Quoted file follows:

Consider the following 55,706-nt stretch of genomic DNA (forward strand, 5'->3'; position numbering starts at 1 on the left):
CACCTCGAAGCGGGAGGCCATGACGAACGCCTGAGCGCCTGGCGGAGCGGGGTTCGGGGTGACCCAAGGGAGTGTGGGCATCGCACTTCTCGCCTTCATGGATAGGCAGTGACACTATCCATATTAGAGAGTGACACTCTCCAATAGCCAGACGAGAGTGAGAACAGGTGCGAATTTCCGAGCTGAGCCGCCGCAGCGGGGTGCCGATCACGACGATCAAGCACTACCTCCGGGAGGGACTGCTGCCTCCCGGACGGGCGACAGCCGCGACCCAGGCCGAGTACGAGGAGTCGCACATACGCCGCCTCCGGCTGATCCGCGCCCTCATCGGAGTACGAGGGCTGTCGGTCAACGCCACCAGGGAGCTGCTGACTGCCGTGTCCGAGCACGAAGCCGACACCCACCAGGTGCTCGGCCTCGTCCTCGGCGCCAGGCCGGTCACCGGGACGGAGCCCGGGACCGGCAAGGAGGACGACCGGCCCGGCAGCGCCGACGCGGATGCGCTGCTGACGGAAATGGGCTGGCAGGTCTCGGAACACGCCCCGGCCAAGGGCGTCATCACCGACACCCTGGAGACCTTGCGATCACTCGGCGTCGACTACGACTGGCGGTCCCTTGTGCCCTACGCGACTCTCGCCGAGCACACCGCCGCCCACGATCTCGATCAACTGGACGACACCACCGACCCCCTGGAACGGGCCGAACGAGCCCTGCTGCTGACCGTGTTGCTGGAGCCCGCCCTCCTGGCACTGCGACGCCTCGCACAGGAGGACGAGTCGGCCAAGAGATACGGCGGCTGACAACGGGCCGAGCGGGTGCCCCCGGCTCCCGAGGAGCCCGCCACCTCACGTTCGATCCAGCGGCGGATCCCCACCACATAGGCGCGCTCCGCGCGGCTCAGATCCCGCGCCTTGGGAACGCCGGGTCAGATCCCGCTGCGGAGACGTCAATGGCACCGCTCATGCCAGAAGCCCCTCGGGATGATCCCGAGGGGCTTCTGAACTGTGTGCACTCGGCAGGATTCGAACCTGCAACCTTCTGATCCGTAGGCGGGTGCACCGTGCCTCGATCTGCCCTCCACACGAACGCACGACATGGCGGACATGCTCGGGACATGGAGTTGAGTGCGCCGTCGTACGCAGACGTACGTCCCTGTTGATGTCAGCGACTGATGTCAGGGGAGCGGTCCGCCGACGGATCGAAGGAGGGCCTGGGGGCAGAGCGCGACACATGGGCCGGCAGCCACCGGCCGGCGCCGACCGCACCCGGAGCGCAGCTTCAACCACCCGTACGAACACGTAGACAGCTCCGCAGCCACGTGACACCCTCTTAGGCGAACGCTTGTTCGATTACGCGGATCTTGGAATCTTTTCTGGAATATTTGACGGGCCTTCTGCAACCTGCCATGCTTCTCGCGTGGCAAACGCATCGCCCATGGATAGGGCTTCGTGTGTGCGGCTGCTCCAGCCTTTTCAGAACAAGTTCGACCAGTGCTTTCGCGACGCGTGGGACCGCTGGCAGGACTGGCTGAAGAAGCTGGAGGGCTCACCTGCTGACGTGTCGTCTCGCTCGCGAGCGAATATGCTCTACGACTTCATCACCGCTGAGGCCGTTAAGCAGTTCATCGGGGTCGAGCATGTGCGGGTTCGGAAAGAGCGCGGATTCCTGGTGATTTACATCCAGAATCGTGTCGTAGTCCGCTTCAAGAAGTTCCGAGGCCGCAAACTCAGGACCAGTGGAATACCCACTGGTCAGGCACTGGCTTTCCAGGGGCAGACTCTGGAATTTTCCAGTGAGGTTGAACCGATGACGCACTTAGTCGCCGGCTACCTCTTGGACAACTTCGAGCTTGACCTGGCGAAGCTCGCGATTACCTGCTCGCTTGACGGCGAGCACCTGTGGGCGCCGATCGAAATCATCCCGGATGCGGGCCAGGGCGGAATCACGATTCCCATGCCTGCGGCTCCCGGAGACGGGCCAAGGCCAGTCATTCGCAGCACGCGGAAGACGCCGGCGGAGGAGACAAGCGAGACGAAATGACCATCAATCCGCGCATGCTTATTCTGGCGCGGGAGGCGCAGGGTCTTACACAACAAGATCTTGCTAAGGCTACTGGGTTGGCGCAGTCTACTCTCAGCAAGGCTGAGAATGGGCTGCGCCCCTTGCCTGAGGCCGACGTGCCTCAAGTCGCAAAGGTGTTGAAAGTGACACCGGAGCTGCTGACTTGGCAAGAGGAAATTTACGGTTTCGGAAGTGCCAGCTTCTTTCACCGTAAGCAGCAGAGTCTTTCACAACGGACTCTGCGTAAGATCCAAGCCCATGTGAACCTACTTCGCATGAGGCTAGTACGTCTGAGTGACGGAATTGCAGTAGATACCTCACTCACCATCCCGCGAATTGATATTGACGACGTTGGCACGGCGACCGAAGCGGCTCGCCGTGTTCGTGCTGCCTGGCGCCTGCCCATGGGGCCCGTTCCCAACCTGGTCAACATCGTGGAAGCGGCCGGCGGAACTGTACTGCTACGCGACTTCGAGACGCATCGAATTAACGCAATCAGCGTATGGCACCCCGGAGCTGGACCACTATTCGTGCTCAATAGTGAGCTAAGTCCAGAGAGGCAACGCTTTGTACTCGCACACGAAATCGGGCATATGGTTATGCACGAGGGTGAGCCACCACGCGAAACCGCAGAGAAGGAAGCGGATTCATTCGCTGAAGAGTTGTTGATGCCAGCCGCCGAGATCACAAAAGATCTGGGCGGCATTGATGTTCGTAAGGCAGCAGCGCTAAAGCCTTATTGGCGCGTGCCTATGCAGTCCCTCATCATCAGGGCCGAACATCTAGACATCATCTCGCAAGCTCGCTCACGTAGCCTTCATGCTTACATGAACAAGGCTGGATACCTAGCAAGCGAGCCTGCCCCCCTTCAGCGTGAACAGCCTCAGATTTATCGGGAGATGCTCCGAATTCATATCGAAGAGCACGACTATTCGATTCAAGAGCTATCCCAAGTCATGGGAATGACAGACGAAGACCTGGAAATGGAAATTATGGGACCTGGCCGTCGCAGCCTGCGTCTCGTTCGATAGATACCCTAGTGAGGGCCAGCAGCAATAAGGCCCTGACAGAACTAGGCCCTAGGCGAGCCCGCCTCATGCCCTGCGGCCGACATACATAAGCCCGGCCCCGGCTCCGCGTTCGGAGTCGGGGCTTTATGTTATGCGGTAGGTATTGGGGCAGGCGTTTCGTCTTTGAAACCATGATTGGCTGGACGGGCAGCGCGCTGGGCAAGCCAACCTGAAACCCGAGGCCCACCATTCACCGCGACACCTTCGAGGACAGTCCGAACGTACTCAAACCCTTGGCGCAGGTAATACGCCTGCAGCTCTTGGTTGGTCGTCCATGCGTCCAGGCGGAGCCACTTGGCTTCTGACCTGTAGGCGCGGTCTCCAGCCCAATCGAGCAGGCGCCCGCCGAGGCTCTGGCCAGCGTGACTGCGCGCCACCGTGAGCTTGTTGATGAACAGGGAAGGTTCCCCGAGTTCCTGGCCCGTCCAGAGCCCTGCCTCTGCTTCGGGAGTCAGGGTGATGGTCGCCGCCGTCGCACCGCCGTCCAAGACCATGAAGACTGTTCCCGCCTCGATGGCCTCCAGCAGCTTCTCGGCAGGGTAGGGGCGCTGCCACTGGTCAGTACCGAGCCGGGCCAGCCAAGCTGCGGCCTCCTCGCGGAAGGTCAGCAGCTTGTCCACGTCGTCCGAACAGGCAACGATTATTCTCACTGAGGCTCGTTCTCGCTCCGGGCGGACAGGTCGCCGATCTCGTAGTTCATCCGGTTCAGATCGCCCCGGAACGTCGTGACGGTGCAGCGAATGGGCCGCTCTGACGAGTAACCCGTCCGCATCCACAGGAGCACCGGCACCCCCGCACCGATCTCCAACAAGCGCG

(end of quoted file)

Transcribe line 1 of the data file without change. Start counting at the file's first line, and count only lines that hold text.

Consider the following 55,706-nt stretch of genomic DNA (forward strand, 5'->3'; position numbering starts at 1 on the left):